Jefferson is widely recognized as a profound influence upon the development of the Texas blues tradition and the growth of American popular music. His significance has been acknowledged by blues, jazz, and rock musicians, from Sam "Lightnin'" Hopkins, Mance Lipscomb, and T-Bone Walker to Bessie Smith, Bix Beiderbecke, Louis Armstrong, Carl Perkins, Jefferson Airplane, and the Beatles. In the 1970s, Jefferson was parodied as "Blind Mellow Jelly" by Redd Foxx in his popular Sanford and Son television series, and by the 1990s there was a popular alternative rock band called Blind Melon. A caricature of Blind Lemon appears on the inside of a Swedish blues magazine, called Jefferson. He appears in the same characteristic pose as his publicity photo, but instead of wearing a suit and tie, he is depicted in a Hawaiian-style shirt. In each issue, the editors put new words in the singer's mouth: "Can I change my shirt now? Is the world ready for me yet?" Alan Govenar and Akin Babatunde have composed a musical, Blind Lemon: Prince of Country Blues, staged at the Majestic Theatre, Dallas (1999), and the Addison WaterTower Theatre (2001), and have also developed a touring musical revue, entitled Blind Lemon Blues.

   Jefferson died in Chicago on December 22, 1929, and was buried in the Wortham Negro Cemetery. His grave was unmarked until 1967, when a Texas Historical Marker was dedicated to him. Musicologist Alan Lomax and Mance Lipscomb were among those in attendance at the dedication ceremony. Jefferson was inducted in the Blues Foundation's Hall of Fame in 1980. In 1997 the town of Wortham began a blues festival named for the singer, and a new granite headstone was placed at his gravesite. The inscription included lyrics from one of the bluesman's songs: "Lord, it's one kind favor I'll ask of you. See that my grave is kept clean." In 2007 the name of the cemetery was changed to Blind Lemon Memorial Cemetery. Among Jefferson's most well-known songs are Matchbox Blues, See That My Grave Is Kept Clean, That Black Snake Moan, Mosquito Blues, One Dime Blues, Tin Cup Blues, Hangman's Blues, 'Lectric Chair Blues, and Black Horse Blues. All of Blind Lemon Jefferson's recordings have been reissued by Document Records. Source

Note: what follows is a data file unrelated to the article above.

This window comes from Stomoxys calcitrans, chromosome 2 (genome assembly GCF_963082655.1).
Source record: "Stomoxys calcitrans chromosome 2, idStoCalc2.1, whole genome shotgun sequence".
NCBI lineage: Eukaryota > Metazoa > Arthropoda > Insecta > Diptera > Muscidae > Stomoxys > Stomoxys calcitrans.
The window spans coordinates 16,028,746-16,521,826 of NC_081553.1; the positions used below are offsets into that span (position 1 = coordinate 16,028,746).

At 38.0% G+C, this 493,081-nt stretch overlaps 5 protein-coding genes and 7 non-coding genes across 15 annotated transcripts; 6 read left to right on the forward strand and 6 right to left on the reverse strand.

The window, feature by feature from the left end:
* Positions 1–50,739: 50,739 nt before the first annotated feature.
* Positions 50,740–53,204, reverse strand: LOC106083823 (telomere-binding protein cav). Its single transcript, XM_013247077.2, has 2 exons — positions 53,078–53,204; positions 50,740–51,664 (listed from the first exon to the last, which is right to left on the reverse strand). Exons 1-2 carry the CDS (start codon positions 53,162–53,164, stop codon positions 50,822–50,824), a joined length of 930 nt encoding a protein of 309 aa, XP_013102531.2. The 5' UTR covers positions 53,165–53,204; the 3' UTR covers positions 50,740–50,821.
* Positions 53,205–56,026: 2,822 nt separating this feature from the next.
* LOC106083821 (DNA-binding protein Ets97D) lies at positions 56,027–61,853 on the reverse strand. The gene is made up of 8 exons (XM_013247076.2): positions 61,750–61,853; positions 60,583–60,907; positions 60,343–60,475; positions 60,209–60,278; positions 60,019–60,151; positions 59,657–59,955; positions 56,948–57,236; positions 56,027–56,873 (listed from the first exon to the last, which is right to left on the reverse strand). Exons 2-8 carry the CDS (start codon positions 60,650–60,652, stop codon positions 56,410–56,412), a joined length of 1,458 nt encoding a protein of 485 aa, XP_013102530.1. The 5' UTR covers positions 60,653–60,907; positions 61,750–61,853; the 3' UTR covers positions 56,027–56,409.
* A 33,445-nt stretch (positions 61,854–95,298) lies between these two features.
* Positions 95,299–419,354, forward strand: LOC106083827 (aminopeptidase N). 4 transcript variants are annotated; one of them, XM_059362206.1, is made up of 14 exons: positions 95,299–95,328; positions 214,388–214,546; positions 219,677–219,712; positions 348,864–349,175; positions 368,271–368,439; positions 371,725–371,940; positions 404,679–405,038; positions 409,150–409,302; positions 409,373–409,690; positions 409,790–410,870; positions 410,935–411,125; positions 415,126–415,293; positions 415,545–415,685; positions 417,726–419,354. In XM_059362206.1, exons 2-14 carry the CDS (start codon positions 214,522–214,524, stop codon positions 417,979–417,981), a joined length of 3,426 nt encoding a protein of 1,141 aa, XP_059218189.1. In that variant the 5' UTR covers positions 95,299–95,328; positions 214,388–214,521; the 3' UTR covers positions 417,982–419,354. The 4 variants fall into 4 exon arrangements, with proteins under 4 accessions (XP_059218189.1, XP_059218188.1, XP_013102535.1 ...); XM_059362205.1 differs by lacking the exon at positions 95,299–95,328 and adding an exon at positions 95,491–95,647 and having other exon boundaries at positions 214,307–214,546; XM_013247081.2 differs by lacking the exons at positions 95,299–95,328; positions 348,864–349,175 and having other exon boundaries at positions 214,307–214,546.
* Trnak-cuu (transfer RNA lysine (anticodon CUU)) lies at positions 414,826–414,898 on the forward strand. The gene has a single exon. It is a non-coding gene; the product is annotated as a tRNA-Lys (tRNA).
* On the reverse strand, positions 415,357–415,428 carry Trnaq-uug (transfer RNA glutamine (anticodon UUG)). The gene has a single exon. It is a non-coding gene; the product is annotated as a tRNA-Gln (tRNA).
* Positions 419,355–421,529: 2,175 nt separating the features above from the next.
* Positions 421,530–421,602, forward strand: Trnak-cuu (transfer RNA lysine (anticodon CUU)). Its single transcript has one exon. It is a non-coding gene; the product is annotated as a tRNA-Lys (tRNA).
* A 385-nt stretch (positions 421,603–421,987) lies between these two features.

COORDINATES
31° 47.863, -096° 27.804


Blind Lemon Memorial Cemetery
Wortham